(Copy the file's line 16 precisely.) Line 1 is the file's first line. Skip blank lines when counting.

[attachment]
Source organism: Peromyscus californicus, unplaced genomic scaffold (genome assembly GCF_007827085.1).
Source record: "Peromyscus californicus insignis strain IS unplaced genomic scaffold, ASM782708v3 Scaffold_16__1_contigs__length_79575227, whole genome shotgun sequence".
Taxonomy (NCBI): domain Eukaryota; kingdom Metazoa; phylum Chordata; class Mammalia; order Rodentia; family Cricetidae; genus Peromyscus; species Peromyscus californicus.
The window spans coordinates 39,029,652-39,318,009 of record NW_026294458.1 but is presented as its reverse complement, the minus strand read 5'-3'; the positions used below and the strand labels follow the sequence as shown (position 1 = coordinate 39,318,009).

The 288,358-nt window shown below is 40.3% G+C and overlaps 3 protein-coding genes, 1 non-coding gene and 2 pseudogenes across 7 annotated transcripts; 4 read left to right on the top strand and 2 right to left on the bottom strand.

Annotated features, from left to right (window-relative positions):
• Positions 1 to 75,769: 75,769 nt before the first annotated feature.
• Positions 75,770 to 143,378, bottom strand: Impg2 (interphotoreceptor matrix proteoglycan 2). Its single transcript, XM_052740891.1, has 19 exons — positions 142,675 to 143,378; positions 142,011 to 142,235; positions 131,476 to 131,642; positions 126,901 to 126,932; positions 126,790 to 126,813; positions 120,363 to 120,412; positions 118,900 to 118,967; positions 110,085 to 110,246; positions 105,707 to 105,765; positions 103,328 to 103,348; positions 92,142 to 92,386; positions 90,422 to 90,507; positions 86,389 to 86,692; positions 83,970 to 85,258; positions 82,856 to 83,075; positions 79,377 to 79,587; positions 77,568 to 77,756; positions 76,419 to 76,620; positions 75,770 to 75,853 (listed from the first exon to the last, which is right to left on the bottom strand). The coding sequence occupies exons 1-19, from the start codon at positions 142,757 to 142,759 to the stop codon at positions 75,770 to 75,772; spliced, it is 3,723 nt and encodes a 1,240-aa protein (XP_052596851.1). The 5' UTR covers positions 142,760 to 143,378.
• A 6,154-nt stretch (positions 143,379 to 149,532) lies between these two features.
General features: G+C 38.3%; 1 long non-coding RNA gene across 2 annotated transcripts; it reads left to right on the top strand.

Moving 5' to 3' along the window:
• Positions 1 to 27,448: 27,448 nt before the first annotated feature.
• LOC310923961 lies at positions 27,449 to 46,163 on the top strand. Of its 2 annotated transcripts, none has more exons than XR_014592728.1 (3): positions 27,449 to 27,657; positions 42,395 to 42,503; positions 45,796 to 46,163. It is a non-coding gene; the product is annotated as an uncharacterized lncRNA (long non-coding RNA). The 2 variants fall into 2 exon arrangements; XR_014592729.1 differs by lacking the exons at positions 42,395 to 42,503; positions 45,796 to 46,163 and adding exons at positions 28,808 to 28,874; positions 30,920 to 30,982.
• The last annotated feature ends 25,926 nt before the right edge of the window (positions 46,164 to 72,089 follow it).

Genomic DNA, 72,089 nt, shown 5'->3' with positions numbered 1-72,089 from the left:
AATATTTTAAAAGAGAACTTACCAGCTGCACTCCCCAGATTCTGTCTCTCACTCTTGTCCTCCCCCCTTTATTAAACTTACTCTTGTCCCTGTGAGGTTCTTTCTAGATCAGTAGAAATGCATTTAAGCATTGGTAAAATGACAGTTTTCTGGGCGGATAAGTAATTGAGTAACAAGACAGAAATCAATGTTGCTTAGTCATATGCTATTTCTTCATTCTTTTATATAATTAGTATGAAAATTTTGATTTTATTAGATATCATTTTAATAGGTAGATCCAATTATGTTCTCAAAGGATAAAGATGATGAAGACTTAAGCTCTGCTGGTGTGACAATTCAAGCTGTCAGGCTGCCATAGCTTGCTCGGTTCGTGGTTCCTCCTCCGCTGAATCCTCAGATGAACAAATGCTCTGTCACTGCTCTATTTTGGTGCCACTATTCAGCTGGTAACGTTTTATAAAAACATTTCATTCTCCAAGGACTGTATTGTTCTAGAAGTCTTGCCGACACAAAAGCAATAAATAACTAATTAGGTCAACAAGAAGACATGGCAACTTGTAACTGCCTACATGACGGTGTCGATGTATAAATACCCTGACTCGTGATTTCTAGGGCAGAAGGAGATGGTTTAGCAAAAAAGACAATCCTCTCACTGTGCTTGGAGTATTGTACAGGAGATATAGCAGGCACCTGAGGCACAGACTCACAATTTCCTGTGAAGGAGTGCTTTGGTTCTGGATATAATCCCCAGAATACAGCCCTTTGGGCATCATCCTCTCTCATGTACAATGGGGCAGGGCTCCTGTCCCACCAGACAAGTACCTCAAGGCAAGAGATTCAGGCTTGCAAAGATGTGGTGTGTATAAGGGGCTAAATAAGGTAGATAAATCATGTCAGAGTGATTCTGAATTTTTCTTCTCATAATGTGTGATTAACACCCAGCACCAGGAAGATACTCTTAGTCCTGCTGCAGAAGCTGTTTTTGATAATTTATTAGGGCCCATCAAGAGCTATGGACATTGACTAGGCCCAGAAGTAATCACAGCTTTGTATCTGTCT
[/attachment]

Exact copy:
AATATTTTAAAAGAGAACTTACCAGCTGCACTCCCCAGATTCTGTCTCTCACTCTTGTCCTCCCCCCTTTATTAAACTTACTCTTGTCCCTGTGAGGTTCTTTCTAGATCAGTAGAAATGCATTTAAGCATTGGTAAAATGACAGTTTTCTGGGCGGATAAGTAATTGAGTAACAAGACAGAAATCAATGTTGCTTAGTCATATGCTATTTCTTCATTCTTTTATATAATTAGTATGAAAATTTTGATTTTATTAGATATCATTTTAATAGGTAGATCCAATTATGTTCTCAAAGGATAAAGATGATGAAGACTTAAGCTCTGCTGGTGTGACAATTCAAGCTGTCAGGCTGCCATAGCTTGCTCGGTTCGTGGTTCCTCCTCCGCTGAATCCTCAGATGAACAAATGCTCTGTCACTGCTCTATTTTGGTGCCACTATTCAGCTGGTAACGTTTTATAAAAACATTTCATTCTCCAAGGACTGTATTGTTCTAGAAGTCTTGCCGACACAAAAGCAATAAATAACTAATTAGGTCAACAAGAAGACATGGCAACTTGTAACTGCCTACATGACGGTGTCGATGTATAAATACCCTGACTCGTGATTTCTAGGGCAGAAGGAGATGGTTTAGCAAAAAAGACAATCCTCTCACTGTGCTTGGAGTATTGTACAGGAGATATAGCAGGCACCTGAGGCACAGACTCACAATTTCCTGTGAAGGAGTGCTTTGGTTCTGGATATAATCCCCAGAATACAGCCCTTTGGGCATCATCCTCTCTCATGTACAATGGGGCAGGGCTCCTGTCCCACCAGACAAGTACCTCAAGGCAAGAGATTCAGGCTTGCAAAGATGTGGTGTGTATAAGGGGCTAAATAAGGTAGATAAATCATGTCAGAGTGATTCTGAATTTTTCTTCTCATAATGTGTGATTAACACCCAGCACCAGGAAGATACTCTTAGTCCTGCTGCAGAAGCTGTTTTTGATAATTTATTAGGGCCCATCAAGAGCTATGGACATTGACTAGGCCCAGAAGTAATCACAGCTTTGTATCTGTCT